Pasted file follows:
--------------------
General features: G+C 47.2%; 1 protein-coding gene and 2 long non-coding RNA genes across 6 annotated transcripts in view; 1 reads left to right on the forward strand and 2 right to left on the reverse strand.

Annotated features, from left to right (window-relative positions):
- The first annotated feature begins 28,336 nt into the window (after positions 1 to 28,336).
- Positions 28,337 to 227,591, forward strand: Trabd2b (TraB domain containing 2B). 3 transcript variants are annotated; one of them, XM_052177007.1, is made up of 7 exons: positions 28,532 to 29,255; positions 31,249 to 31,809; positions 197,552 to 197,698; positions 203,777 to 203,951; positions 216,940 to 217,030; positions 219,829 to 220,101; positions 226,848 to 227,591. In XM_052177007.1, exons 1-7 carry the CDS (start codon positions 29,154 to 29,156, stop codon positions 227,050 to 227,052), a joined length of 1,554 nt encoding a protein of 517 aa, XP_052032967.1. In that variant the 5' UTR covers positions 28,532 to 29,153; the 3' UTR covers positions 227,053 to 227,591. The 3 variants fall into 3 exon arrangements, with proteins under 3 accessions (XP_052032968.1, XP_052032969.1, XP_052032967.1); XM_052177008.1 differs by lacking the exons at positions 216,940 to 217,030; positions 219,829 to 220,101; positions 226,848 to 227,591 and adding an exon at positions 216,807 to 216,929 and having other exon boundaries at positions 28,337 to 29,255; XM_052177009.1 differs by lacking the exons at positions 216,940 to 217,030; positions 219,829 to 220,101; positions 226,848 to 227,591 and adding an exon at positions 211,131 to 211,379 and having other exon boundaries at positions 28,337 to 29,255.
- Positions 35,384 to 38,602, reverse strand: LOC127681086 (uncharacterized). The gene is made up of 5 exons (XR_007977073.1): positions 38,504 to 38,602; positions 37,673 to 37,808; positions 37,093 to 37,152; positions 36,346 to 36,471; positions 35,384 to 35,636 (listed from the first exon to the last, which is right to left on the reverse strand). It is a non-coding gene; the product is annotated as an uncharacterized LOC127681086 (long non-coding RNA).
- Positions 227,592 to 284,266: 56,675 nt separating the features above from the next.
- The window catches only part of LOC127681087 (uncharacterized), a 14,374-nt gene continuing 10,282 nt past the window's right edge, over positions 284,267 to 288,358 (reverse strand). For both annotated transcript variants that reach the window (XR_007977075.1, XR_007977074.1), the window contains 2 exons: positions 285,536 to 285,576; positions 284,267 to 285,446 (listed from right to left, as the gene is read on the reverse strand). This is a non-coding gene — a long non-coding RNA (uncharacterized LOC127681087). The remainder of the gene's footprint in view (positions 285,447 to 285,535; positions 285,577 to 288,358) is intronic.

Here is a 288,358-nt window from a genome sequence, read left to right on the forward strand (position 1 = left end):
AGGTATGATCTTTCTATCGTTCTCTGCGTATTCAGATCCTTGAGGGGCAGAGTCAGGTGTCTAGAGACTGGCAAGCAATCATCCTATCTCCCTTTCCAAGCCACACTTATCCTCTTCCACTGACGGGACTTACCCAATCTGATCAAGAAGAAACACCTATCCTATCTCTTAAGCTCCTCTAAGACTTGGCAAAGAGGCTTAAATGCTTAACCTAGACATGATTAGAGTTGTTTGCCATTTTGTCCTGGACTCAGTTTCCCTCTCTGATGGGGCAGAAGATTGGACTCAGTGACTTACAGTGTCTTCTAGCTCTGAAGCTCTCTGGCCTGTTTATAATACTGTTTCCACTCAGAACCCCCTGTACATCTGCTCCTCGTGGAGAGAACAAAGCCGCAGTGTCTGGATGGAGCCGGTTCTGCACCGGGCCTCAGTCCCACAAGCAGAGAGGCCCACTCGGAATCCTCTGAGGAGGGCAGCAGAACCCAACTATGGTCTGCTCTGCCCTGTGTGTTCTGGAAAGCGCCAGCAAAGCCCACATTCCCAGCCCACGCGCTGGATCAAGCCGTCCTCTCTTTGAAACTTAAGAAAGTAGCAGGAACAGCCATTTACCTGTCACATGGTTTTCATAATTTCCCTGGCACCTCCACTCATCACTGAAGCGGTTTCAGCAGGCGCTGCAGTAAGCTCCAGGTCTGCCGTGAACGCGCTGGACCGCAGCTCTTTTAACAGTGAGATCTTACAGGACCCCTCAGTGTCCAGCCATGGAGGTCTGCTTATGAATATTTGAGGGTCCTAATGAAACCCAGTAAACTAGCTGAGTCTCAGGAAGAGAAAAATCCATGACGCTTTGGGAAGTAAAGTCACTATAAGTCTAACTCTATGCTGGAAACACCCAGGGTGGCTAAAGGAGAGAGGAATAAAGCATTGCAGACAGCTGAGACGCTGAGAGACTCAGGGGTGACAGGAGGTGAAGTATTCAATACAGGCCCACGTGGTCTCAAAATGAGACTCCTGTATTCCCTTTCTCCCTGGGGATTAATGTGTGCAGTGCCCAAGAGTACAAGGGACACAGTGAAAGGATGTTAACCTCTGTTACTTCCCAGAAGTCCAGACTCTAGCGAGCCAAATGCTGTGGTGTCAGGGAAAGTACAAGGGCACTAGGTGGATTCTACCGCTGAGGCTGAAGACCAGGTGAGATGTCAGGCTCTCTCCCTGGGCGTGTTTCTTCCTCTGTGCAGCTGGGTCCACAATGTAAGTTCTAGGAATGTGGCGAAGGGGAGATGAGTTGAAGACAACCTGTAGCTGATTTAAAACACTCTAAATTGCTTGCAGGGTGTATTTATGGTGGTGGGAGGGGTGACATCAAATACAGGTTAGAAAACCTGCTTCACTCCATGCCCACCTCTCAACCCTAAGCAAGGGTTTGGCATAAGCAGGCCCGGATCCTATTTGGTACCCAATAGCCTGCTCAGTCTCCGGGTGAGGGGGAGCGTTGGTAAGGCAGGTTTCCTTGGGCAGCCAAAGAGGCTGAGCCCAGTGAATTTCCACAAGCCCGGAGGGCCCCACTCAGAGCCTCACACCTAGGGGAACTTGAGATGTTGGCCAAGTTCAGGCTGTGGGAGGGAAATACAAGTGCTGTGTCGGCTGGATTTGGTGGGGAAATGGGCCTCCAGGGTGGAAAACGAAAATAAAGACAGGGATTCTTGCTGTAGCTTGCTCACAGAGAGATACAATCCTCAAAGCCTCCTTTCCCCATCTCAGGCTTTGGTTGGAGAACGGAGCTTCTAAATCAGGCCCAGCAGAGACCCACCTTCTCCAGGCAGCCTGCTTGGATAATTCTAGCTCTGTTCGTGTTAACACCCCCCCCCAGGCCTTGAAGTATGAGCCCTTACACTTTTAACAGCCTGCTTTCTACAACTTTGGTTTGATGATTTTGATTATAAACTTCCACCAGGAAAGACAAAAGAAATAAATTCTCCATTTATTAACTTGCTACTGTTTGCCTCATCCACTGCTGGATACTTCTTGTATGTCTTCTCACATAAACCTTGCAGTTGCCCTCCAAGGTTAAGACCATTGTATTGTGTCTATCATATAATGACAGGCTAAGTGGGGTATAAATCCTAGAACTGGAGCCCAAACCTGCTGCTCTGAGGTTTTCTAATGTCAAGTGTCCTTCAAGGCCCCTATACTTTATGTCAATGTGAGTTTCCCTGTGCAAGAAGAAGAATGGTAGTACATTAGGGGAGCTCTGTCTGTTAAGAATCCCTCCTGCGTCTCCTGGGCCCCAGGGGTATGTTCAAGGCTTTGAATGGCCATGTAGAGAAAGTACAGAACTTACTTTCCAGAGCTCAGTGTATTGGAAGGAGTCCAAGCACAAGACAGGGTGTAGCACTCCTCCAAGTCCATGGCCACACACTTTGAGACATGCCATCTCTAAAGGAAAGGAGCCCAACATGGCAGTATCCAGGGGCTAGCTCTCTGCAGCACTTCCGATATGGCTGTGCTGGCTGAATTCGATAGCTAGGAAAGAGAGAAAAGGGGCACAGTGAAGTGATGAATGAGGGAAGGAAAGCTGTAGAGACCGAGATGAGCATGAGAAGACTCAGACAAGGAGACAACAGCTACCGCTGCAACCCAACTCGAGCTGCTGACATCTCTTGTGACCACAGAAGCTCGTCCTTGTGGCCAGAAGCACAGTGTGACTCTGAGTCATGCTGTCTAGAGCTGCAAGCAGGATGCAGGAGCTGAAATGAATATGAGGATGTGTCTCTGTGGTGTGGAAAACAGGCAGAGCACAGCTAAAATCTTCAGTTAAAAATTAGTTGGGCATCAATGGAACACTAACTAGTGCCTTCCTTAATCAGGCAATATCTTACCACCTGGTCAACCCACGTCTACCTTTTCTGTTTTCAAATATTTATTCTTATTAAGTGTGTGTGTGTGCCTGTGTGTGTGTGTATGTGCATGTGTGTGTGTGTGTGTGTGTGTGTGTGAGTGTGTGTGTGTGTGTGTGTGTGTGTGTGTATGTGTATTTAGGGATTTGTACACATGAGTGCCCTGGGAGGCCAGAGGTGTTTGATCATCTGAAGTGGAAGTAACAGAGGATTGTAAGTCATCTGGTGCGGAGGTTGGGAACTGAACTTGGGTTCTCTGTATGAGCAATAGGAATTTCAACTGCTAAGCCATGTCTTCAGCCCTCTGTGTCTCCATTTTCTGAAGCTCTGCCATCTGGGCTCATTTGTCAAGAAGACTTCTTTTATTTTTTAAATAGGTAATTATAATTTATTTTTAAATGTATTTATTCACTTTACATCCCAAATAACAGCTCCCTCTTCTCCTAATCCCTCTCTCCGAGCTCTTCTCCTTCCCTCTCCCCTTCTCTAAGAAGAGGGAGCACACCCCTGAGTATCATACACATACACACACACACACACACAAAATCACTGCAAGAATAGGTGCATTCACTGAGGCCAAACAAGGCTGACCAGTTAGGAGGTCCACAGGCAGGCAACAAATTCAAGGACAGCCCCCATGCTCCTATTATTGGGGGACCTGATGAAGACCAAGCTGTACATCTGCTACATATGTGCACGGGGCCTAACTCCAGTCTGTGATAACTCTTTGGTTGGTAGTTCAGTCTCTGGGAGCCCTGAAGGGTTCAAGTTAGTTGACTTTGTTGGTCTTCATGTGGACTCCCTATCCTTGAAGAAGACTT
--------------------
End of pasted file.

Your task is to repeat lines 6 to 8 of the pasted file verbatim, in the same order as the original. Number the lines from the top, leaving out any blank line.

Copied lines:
- Positions 227,592 to 284,266: 56,675 nt separating the features above from the next.
- The window catches only part of LOC127681087 (uncharacterized), a 14,374-nt gene continuing 10,282 nt past the window's right edge, over positions 284,267 to 288,358 (reverse strand). For both annotated transcript variants that reach the window (XR_007977075.1, XR_007977074.1), the window contains 2 exons: positions 285,536 to 285,576; positions 284,267 to 285,446 (listed from right to left, as the gene is read on the reverse strand). This is a non-coding gene — a long non-coding RNA (uncharacterized LOC127681087). The remainder of the gene's footprint in view (positions 285,447 to 285,535; positions 285,577 to 288,358) is intronic.

Here is a 288,358-nt window from a genome sequence, read left to right on the forward strand (position 1 = left end):